Nadine Gordimer has been called South Africa's "First Lady of Letters," and she is perhaps that country's most distinguished living fiction writer. The author of many volumes of collected short stories and novels, in addition to numerous lectures, essays, and other works of nonfiction, Gordimer was awarded the Nobel Prize for Literature in 1991. This international recognition of Gordimer's work not only confirmed her reputation as an artist, but it also stressed the importance of writing about the effects of apartheid on the people of South Africa, The length of Gordimer's career—she published her first story when she was thirteen, her first book at twenty-six—has allowed her to document the changes in South African society over the course of several generations.
Throughout her career, Gordimer has insisted that because politics affect all aspects of life, her writing always deals either directly or indirectly with political matters. Moreover, she believes that only the truth can help a good cause. More directly, she believes that her writing deals with the truth, thus she makes no attempt to espouse specific political views regarding South Africa. Taking this view, Gordimer often sees herself as isolated between the external world of politics and the internal world of the individual. Her work reflects this sense of detachment, and Gordimer has been admires by some and criticized by others for it. Likewise, some critics feel that Gordimer does not take a strong enough stand against racism, and others feel that she goes too far. The South African government, for example, has banned several of her works, and sometimes prevents others from being published in paperback, which is the only way many black South Africans could afford her novels.
Gordimer's fiction has been the subject of much commentary in South Africa over the years. One review of A World of Strangers, Gordimer's second novel, complains that she writes of "the wider and more dangerous pastures of the sociological novel," A reviewer of her next novel, Occasion for Loving, which concerns an affair between a white English woman and a black South African man, insists that "the theme and incidents of the story will seem less important than those stretches of interior writing in which the author's still, small voice is heard above the sounds of ordinary living and the common day." It is not surprising that the most passionate analysis of Gordimer's work and the most hostile reactions generally come from other South Africans or ex-Africans. Gordimer's position, that of the white South African opposing apartheid—a minority within a minority—has led to strong emotions and occasional suppression.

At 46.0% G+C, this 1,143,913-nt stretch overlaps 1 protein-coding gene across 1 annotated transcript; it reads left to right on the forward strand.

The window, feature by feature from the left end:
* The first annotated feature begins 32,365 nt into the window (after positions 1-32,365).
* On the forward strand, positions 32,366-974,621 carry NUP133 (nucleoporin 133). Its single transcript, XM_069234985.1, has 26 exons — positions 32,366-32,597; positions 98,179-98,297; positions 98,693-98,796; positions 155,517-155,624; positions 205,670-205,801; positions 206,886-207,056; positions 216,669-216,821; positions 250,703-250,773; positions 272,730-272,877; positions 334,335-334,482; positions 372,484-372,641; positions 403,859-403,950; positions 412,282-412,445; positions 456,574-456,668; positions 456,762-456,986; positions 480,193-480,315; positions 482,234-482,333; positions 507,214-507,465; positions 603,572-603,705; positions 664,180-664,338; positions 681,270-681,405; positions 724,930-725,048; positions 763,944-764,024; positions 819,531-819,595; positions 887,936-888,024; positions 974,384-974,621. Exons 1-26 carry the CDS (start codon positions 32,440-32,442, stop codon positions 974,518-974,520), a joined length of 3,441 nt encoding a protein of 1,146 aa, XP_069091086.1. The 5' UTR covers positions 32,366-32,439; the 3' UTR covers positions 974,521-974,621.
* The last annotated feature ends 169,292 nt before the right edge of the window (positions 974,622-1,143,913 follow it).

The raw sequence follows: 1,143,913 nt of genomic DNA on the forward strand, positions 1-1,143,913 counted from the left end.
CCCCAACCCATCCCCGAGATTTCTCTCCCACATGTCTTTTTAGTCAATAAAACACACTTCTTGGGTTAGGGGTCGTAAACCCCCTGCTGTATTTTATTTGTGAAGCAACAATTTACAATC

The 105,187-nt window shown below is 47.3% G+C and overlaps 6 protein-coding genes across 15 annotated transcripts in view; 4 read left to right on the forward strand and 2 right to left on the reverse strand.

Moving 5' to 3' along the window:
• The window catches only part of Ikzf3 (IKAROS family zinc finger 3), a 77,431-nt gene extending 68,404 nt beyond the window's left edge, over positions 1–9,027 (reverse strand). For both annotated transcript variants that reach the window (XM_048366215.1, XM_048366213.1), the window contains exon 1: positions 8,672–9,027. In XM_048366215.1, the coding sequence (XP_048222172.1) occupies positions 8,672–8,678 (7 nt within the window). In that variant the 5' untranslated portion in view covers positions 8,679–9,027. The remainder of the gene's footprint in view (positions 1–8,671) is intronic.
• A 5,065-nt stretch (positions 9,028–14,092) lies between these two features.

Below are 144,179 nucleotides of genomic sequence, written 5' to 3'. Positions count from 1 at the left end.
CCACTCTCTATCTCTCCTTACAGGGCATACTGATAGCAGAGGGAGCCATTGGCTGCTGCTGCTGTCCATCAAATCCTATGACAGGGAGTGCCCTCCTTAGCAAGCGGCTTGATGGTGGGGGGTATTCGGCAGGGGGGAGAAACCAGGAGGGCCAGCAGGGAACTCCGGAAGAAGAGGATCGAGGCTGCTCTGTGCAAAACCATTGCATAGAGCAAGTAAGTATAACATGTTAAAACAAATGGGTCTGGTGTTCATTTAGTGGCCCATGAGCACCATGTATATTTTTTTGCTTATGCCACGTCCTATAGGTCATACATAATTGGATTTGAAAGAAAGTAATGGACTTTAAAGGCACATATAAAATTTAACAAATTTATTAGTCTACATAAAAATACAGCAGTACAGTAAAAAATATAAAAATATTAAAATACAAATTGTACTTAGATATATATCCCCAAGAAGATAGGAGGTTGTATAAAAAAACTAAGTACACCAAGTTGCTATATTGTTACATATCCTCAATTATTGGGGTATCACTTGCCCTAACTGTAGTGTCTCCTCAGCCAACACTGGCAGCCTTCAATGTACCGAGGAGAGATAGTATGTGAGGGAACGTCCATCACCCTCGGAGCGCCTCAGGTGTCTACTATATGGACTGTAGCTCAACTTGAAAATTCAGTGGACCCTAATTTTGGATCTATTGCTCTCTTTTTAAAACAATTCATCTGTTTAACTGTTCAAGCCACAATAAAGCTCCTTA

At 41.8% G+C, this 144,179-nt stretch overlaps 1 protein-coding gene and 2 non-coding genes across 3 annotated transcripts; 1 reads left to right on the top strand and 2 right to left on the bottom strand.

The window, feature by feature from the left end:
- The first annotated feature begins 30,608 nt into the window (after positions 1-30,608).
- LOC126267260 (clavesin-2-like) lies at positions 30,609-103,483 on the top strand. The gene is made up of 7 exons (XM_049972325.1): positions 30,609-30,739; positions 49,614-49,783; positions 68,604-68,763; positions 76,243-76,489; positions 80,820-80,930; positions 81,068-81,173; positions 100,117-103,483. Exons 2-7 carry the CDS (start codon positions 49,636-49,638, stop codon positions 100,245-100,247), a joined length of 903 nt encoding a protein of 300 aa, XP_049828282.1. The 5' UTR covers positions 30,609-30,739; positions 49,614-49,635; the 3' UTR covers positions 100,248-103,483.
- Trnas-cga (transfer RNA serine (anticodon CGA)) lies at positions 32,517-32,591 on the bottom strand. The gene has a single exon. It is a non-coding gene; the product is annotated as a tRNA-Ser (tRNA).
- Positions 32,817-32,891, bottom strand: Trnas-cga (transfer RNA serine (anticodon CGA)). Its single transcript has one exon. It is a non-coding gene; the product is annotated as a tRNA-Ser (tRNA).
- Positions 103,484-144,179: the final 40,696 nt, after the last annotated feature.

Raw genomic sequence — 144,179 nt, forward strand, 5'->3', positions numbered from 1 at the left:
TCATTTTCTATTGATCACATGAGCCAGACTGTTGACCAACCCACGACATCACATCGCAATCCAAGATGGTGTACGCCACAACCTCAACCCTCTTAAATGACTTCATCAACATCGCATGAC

The Atlantic Monthly has called Gordimer "one of the most gifted practitioners of the short story anywhere in English," and it was her short stories that first led critics to consider her a major writer. Her talent for short fiction has been compared to that of the poet, particularly for her interweaving of event, meaning, and symbol in a short amount of space. Martin Trump also points out that Gordimer depicts how women as well as Africans have suffered from the inequality present in South African society. Racial inequality, since it permeates all facets of life, is always present in her stories, despite the race and social class of her characters.
"The Train from Rhodesia," one of Gordimer's early stories, concerns a young couple on a train stopped at a rural station. The young woman is interested in a carved lion an old black man has to sell but claims the price is too high. Her husband bargains with the vendor and obtains the carving for an unfairly low price, causing his wife to feel humiliated and isolated from him. At first, this story may not seem to deal with the racial problems specific to South Africa—after all, oppressed and impoverished people are taken advantage of the world over. But the inequality that permeates South African society is depicted in the shared...
(The entire section is 6,547 words.)